An Amazing Human Being
dressing. It was the usual salad dressing stuff—oil, vinegar, herbs, plus, remarkably, one cup of the master sergeant's urine.
Pfefferkorn pauses while the students groan and titter nervously.
So the CDC investigators questioned the master sergeant about his health, and he reported that about six weeks earlier he had started feeling ill and his urine had turned dark brown. But he'd tasted it, and it had tasted as good as ever . . .
The students laugh again, as Pfefferkorn delivers this line in a sly deadpan.
. . . and so into the salad dressing it continued to go. The master sergeant, as might be expected, later tested positive for Hepatitis A.
Continuing on in a more serious note, Pfefferkorn points out that the usual route for the transmission of Hepatitis A is the fecal- oral pathway. Since there is typically much less virus in urine than in feces, the urine-laced salad dressing was not necessarily the cause of the outbreak on the base.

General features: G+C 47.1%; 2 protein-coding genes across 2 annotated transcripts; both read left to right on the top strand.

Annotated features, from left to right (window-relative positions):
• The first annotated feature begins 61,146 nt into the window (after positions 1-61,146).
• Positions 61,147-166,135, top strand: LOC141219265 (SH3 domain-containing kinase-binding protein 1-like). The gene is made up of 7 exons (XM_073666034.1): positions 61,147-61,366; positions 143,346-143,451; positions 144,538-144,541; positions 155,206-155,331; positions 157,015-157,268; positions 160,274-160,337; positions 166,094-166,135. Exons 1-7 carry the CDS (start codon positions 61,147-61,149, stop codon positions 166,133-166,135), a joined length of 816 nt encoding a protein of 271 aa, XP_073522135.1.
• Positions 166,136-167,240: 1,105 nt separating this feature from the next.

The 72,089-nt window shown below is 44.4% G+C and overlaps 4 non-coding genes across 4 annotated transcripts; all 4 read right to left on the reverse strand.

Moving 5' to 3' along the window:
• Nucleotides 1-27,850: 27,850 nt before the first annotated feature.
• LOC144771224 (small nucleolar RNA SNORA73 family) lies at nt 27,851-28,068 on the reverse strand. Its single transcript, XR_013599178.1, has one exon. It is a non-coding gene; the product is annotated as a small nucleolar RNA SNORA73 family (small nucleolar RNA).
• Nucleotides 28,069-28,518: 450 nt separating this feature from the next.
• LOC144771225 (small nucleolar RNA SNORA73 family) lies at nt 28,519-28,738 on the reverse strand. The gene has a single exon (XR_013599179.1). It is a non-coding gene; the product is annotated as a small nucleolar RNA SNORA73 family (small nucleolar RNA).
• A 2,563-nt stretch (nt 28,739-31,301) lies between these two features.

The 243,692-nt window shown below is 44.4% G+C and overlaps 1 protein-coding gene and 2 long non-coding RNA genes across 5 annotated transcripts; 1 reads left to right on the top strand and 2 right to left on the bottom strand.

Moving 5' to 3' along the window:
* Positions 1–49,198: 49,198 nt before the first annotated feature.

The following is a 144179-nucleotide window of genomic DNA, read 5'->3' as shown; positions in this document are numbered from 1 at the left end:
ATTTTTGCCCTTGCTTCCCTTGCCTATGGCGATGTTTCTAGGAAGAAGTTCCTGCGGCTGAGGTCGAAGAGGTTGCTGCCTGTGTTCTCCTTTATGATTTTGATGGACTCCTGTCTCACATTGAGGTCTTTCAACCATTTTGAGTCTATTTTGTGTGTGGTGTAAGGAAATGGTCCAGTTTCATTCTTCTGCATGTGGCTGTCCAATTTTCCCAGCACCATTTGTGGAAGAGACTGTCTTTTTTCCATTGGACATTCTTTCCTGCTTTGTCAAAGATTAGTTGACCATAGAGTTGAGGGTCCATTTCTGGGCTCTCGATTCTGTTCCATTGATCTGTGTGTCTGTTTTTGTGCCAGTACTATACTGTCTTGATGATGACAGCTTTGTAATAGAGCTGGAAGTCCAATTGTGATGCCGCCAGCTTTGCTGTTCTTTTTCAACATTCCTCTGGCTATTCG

He may be semi-retired, but Pfefferkorn still has a knack for keeping students enthralled with his lectures on virology and parasitology. That knack has won him 15 teaching awards over the course of his career, including DMS's top teaching award, presented by the graduating class, no less than five times. The Medical School eventually had to establish a rule that students couldn't elect a previous winner until three years had passed, to give other faculty a chance to win.
Still, more than 40 years after he came to Dartmouth, students continue to flock to
Pfefferkorn's stories about parasitology and virology are legendary. "The storytelling is not just to keep the students awake," he insists, but also "to emphasize an important point that I hope they will remember."
his classes in anticipation of great lectures and stories.
"Elmer is the most amazing teacher and human being," says Dr. Joseph O'Donnell, a DMS '71 and longtime member of the faculty. "He leaves an indelible mark on everyone he touches. I can still tell you amazing parasite stories."